This is the second in a two-part series.

As discussed in our first installment, clinical laboratories were subject to significant changes in law and policy as the result of the Obama Administration, and they face continued changes and challenges in the Trump Administration. Here, we continue to discuss how Congress and the current Administration may affect clinical laboratories.

The CURES Act and the Precision Medicine Initiative

Despite the threat of cutbacks, opportunities exist for clinical laboratories to carve out a stake in the pool of funding and institutional support created by the 21st Century Cures Act (CURES Act) recently enacted by Congress. In contrast to the Patient Protection and Affordable Care Act of 2010 (ACA), the Precision Medicine Initiative (PMI) and the Cancer Moonshot initiative have received less public scrutiny from the President. They have even received support from some of his key nominees, such as U.S. Department of Health and Human Services (HHS) Secretary Tom Price, R-Ga. It is likely that President Donald Trump's focus on repealing the ACA will take precedence over cutbacks on other health spending programs, especially given the bipartisan nature of the CURES Act, from which the PMI, Cancer Moonshot and National Institutes of Health (NIH) will draw significant funding. Still, the President has yet to nominate an individual to head NIH (temporarily leaving Dr. Francis Collins as head), which creates uncertainty regarding the future direction and priorities of the agency.


Under the Protecting Access to Medicare Act of 2014 (PAMA), "applicable laboratories" are required to begin reporting certain private payor lab test prices and volumes to the Centers for Medicare & Medicaid Services (CMS) during the January 1 March 31 window. New Medicare payment rates derived from this reported "market-based" data take effect in January 2018. Under CMS estimates, payments to clinical laboratories are generally expected to decrease as a result of PAMA, although reductions will phase in over several years under transition provisions of the new law. CMS has offered no clear sense of, among other things, the number of applicable laboratories that exist (with particular uncertainty with respect to how many and which hospital laboratories will report), and CMS has indicated that it will not carefully police whether all laboratories that are required to report actually do so. Accordingly, the integrity of the resulting data that will set the initial market-based Medicare prices is somewhat unclear, as is the full impact of the new payment methodology on the industry (given that, historically, Medicare rates have driven Medicaid and private payor rates). President Trump has not yet indicated his intention to address PAMA.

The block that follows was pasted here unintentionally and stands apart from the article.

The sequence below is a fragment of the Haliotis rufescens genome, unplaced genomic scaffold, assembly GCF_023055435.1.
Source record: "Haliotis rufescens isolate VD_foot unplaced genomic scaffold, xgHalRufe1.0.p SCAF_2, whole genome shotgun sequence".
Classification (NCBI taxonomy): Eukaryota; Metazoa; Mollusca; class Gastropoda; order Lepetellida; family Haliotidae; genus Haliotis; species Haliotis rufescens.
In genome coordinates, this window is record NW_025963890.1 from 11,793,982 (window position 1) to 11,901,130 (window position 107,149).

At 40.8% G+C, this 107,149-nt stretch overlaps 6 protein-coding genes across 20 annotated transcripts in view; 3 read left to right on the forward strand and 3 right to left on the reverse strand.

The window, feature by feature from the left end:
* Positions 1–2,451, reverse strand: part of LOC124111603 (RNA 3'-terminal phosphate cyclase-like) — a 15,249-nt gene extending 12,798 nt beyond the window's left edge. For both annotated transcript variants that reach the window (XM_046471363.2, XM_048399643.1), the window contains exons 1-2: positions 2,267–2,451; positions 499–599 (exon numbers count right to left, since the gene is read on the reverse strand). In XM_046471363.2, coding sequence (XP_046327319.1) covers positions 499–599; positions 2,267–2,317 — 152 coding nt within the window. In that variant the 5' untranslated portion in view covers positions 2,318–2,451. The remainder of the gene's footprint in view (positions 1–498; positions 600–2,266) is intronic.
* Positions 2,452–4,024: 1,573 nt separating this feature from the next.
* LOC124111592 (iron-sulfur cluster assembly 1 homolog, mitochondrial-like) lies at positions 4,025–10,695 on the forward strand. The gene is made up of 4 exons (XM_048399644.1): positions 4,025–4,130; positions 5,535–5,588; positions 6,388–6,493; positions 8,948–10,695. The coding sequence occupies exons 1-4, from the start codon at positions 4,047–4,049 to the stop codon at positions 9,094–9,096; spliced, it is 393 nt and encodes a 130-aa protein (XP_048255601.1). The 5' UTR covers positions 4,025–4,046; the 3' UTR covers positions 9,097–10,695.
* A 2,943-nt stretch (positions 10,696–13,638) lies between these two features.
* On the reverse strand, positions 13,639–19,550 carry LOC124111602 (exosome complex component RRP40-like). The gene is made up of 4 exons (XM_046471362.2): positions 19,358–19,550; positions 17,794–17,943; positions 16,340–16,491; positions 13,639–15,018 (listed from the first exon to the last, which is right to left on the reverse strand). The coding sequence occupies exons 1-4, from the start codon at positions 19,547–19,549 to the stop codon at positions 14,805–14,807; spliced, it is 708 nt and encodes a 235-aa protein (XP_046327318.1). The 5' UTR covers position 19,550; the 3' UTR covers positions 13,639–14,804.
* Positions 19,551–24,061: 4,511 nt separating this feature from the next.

Other Potential Concerns

The HHS Office of Inspector General has been increasing its activity in the clinical laboratory area. It issued a Special Fraud Alert in June 2014 restricting payment of specimen collection and bioregistry fees to referring physicians and entering various high-profile settlements with laboratories for alleged violations of anti-kickback, reimbursement and civil monetary penalty laws. HHS has also focused on data sharing through, for example, (i) an HHS rule promulgated under the Health Insurance Portability and Accountability Act of 1996 and the Clinical Laboratory Improvement Amendments of 1988 (CLIA) giving patients direct access to their laboratory test results, (ii) the NIH Genomic Data-Sharing Policy requiring sharing of genomic data when research involves federal funding and (iii) various proposed or final revisions to clinical research rules that require enhanced reporting of clinical research results.

In addition, the Food and Drug Administration (FDA) announced in November 2016 that it would not issue its long-awaited final guidance on regulation of laboratory-developed tests (LDTs) during the Obama Administration. However, on January 13, 2017, in the final week of the Obama Administration, FDA issued a Discussion Paper on Laboratory Developed Tests that provided one possible approach to LDT oversight. FDA clarified that this proposal represented an effort to "advance the public discussion" even though it was not enforceable. As a result, regulation of LDTs remains in the purview of the CLIA program and applicable state laws. President Trump has not expressed policy positions in these areas.

Stay Tuned

Clinical laboratories should closely watch legislative and regulatory actions in these key areas. Significant opportunities will exist for laboratories to affect policy as it develops. We will be closely monitoring developments and would be happy to address your questions or concerns as they arise.